I'll Root for Barry

Hosted by

This is Diana Nyad for KCRW, and this is The Score.

Spring training is in full swing. And Barry Bonds is working his full swing into a groove down in Scottsdale, Arizona. Bonds needs to connect the sweet spot of his bat with 22 pitches this season to surpass the great Hank Aaron and claim the all-time homerun record. Meanwhile, the federal government continues its investigation into Bonds' possible perjury to a federal grand jury, to whom he stated in 2003 that he unknowingly used steroids called "the clear" and "the cream."

Three years ago, you could find me ranting on a soap box about sticking asterisks next to all of Bonds' records. Yesterday I watched Bonds on his first day at the Giants spring training camp and I stepped right down off that cynical soap box. The man is 42 and still carves a more fluid arc with his bat than anyone playing the game today. Big hitters rarely step into a live batting situation the first day of spring training. They take dozens of swings in the batting cage and only when they've found their rhythm do they step to the plate and face a live pitcher. Yesterday, after some five months of staying in shape, yes, but swinging a bat, no, Bonds stepped up against the Giants' biggest gun on the mound last year. Matt Cain tossed two fastballs. Bonds ripped the second one 420 feet.

What more do we want of this guy at this point? Let's say he used steroids but that was back in the day before the sport had any anti-steroid policy. Let's say he lied to the Grand Jury and he was plenty aware of just what "the clear" and "the cream" were. Let's say he violated the amphetamine rules last season and can't really come up with an excuse. By all means, if he's a player violating the substance policies of his sport, he should be subject to all League punishment deemed commensurate with his transgressions. But to leap to the overarching conclusion that he's a fraud, that all his accomplishments are the product of unnatural juice, is nonsense. Bonds is not a rogue cheater. He's a sign of the times. It's underground, unspoken locker room lore that juice, steroids, and greenies, amphetamines, have infiltrated professional baseball over the past 15 years. If every athlete in the modern sports records books were traced down for illegal performance drug use, we would have to add a long, long list of asterisks. We barely slow the turning of the sports page when we read that a mediocre relief pitcher has been caught with a positive 'roid urine test. For Bonds, we want him erased from the record books, banished with a capital "J for Juiced" on his chest.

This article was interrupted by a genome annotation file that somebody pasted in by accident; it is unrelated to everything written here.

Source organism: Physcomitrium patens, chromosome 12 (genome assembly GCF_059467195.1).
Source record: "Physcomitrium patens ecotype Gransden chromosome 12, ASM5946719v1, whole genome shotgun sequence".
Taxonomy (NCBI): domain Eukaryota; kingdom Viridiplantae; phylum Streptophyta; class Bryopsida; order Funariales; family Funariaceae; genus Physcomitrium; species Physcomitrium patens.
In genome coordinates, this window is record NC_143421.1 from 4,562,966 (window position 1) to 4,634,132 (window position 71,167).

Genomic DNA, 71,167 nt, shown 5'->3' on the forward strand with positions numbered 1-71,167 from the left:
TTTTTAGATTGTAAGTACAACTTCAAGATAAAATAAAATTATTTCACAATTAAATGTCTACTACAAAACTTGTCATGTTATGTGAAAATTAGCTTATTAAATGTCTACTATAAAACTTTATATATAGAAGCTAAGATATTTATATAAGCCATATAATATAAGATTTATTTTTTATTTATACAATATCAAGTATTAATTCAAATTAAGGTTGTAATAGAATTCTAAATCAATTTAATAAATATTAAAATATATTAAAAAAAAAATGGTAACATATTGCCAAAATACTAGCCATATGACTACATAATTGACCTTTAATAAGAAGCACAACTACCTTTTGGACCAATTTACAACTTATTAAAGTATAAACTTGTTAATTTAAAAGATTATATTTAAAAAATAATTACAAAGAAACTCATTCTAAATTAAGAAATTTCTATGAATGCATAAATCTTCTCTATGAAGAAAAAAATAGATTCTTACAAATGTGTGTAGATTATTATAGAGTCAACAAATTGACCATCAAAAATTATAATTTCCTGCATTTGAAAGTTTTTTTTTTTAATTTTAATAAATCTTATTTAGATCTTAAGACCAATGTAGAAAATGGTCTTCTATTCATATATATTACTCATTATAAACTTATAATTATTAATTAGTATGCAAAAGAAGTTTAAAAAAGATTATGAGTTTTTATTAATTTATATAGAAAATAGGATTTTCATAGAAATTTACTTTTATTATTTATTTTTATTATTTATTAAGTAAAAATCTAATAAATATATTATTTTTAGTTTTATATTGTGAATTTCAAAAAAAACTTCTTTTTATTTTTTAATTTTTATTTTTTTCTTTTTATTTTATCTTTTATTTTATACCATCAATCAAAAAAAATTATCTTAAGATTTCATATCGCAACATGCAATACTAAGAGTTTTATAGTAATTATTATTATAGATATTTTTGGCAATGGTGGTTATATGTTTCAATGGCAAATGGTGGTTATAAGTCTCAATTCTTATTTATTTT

Bonds is tested vigilantly, yet even at his advanced age, even hobbling the past three seasons on a bum knee, even in that tricky AT&T Ballpark, considered the hardest locale for left-handed hitters in the country, he has clobbered the heck out of the ball. There is no doubt that he is the real deal. His teammates, one after the other, none necessarily complimenting him on a likeable personality, echo each other in speaking in awe of Barry's special talents. One after the other, they say being part of this season, bearing witness to Bonds' climb to the summit of the home run kingdom will be a once-in-a-lifetime experience.

Bonds' situation is in some ways akin to Lance Armstrong's. In France, allegations of Armstrong's illegal use of EPO during his 1999 Tour victory continue to swirl through cycling publications. We may never know what really went down in '99 but Armstrong subsequently became the most drug-tested athlete in the world and never tested positive. Is there any doubt that Lance was the real deal over his next six Tour de France wins?

Baseball Commissioner Bud Selig says he may not attend the game when Bonds passes Aaron, given the delicacy of the steroid issue. Well, send me your front row ticket, Mr. Selig. I'll stand up and heartily applaud Barry Bonds when he hits number 756.

This is Diana Nyad for KCRW, and that's The Score.



Diana Nyad